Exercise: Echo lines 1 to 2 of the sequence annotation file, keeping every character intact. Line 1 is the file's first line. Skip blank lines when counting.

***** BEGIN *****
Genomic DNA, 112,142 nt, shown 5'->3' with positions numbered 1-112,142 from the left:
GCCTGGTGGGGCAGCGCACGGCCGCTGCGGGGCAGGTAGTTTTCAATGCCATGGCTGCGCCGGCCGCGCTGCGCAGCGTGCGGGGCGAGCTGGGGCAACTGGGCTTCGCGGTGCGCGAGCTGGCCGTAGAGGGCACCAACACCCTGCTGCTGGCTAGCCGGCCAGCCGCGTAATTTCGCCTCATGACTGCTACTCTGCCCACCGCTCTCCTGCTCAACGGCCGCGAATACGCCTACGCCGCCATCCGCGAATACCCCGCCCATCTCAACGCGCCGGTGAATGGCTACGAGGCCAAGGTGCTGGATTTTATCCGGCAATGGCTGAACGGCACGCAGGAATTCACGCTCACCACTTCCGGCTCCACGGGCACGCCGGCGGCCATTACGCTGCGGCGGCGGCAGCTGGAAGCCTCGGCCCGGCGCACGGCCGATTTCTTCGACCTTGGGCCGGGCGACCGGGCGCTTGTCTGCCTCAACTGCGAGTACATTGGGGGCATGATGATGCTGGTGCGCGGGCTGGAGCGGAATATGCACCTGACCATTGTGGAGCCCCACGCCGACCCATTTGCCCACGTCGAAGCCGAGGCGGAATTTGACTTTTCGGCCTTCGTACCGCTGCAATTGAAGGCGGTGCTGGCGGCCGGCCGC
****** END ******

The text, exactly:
Genomic DNA, 112,142 nt, shown 5'->3' with positions numbered 1-112,142 from the left:
GCCTGGTGGGGCAGCGCACGGCCGCTGCGGGGCAGGTAGTTTTCAATGCCATGGCTGCGCCGGCCGCGCTGCGCAGCGTGCGGGGCGAGCTGGGGCAACTGGGCTTCGCGGTGCGCGAGCTGGCCGTAGAGGGCACCAACACCCTGCTGCTGGCTAGCCGGCCAGCCGCGTAATTTCGCCTCATGACTGCTACTCTGCCCACCGCTCTCCTGCTCAACGGCCGCGAATACGCCTACGCCGCCATCCGCGAATACCCCGCCCATCTCAACGCGCCGGTGAATGGCTACGAGGCCAAGGTGCTGGATTTTATCCGGCAATGGCTGAACGGCACGCAGGAATTCACGCTCACCACTTCCGGCTCCACGGGCACGCCGGCGGCCATTACGCTGCGGCGGCGGCAGCTGGAAGCCTCGGCCCGGCGCACGGCCGATTTCTTCGACCTTGGGCCGGGCGACCGGGCGCTTGTCTGCCTCAACTGCGAGTACATTGGGGGCATGATGATGCTGGTGCGCGGGCTGGAGCGGAATATGCACCTGACCATTGTGGAGCCCCACGCCGACCCATTTGCCCACGTCGAAGCCGAGGCGGAATTTGACTTTTCGGCCTTCGTACCGCTGCAATTGAAGGCGGTGCTGGCGGCCGGCCGC